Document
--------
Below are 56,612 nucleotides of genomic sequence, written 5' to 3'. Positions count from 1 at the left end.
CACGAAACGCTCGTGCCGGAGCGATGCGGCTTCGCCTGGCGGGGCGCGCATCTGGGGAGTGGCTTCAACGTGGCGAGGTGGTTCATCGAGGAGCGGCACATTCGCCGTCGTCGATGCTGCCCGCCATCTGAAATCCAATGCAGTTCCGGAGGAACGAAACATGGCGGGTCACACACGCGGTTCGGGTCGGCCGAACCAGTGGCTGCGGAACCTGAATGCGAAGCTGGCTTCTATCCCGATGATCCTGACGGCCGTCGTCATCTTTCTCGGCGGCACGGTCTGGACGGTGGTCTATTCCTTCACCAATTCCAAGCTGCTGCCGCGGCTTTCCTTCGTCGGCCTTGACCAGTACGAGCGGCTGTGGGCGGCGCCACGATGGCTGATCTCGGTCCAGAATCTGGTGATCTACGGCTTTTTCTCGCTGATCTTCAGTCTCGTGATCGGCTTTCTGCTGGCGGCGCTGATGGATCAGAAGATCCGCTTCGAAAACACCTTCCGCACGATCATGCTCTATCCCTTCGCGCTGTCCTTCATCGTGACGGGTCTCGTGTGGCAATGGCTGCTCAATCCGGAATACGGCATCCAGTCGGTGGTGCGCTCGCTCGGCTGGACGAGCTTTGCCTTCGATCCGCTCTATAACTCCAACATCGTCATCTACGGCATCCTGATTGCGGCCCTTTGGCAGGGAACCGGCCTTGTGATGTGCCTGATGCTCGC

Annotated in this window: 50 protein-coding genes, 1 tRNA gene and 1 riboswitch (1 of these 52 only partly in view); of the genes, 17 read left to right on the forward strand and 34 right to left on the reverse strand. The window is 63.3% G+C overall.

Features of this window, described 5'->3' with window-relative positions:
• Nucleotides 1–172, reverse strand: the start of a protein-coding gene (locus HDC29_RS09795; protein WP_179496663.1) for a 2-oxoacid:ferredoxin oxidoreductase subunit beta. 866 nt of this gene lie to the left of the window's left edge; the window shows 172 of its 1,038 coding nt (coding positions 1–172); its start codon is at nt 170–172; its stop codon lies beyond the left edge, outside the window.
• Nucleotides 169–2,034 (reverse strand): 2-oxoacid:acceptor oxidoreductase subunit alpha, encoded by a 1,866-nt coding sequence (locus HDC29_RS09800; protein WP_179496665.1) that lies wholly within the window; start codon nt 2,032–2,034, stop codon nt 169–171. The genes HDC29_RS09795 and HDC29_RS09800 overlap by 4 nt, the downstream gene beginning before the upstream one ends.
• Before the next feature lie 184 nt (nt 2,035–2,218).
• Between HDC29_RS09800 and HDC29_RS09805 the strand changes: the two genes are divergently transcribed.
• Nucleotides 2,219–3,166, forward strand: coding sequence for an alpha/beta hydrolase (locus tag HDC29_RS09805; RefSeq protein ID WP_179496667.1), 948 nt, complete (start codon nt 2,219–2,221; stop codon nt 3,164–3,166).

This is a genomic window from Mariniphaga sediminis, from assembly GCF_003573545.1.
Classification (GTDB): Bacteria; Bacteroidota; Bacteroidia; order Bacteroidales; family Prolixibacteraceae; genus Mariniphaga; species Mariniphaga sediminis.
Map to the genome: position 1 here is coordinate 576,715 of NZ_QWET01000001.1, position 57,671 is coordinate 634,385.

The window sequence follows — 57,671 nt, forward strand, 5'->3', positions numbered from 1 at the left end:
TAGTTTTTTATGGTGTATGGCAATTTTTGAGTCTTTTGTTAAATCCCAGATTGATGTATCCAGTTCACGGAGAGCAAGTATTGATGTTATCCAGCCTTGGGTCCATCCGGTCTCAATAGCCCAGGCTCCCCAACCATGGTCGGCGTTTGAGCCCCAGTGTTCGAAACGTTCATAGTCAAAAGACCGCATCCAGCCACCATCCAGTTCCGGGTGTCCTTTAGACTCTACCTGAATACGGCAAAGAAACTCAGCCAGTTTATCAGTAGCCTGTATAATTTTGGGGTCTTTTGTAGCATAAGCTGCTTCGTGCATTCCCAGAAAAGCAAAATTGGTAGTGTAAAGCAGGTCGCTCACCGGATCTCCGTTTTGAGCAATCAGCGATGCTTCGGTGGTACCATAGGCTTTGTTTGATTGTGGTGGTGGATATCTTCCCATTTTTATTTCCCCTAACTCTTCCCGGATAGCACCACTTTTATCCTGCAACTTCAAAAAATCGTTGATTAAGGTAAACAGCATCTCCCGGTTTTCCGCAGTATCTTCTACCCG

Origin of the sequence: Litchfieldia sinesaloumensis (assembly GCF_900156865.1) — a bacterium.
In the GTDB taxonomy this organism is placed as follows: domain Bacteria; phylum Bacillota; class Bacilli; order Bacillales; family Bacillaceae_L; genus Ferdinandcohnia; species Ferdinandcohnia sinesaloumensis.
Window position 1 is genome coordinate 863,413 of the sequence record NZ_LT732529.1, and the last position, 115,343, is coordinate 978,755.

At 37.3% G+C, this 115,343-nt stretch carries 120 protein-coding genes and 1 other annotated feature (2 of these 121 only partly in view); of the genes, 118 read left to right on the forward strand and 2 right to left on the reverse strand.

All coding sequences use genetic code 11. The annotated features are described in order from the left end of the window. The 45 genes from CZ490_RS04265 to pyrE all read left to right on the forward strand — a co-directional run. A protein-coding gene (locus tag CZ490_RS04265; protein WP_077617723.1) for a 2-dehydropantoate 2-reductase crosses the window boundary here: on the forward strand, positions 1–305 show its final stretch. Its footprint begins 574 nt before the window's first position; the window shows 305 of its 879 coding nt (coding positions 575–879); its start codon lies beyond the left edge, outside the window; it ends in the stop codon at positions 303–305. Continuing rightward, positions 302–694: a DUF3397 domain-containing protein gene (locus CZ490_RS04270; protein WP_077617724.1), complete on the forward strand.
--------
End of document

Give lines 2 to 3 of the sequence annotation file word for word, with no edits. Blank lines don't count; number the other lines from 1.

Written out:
CACGAAACGCTCGTGCCGGAGCGATGCGGCTTCGCCTGGCGGGGCGCGCATCTGGGGAGTGGCTTCAACGTGGCGAGGTGGTTCATCGAGGAGCGGCACATTCGCCGTCGTCGATGCTGCCCGCCATCTGAAATCCAATGCAGTTCCGGAGGAACGAAACATGGCGGGTCACACACGCGGTTCGGGTCGGCCGAACCAGTGGCTGCGGAACCTGAATGCGAAGCTGGCTTCTATCCCGATGATCCTGACGGCCGTCGTCATCTTTCTCGGCGGCACGGTCTGGACGGTGGTCTATTCCTTCACCAATTCCAAGCTGCTGCCGCGGCTTTCCTTCGTCGGCCTTGACCAGTACGAGCGGCTGTGGGCGGCGCCACGATGGCTGATCTCGGTCCAGAATCTGGTGATCTACGGCTTTTTCTCGCTGATCTTCAGTCTCGTGATCGGCTTTCTGCTGGCGGCGCTGATGGATCAGAAGATCCGCTTCGAAAACACCTTCCGCACGATCATGCTCTATCCCTTCGCGCTGTCCTTCATCGTGACGGGTCTCGTGTGGCAATGGCTGCTCAATCCGGAATACGGCATCCAGTCGGTGGTGCGCTCGCTCGGCTGGACGAGCTTTGCCTTCGATCCGCTCTATAACTCCAACATCGTCATCTACGGCATCCTGATTGCGGCCCTTTGGCAGGGAACCGGCCTTGTGATGTGCCTGATGCTCGC

Annotated in this window: 50 protein-coding genes, 1 tRNA gene and 1 riboswitch (1 of these 52 only partly in view); of the genes, 17 read left to right on the forward strand and 34 right to left on the reverse strand. The window is 63.3% G+C overall.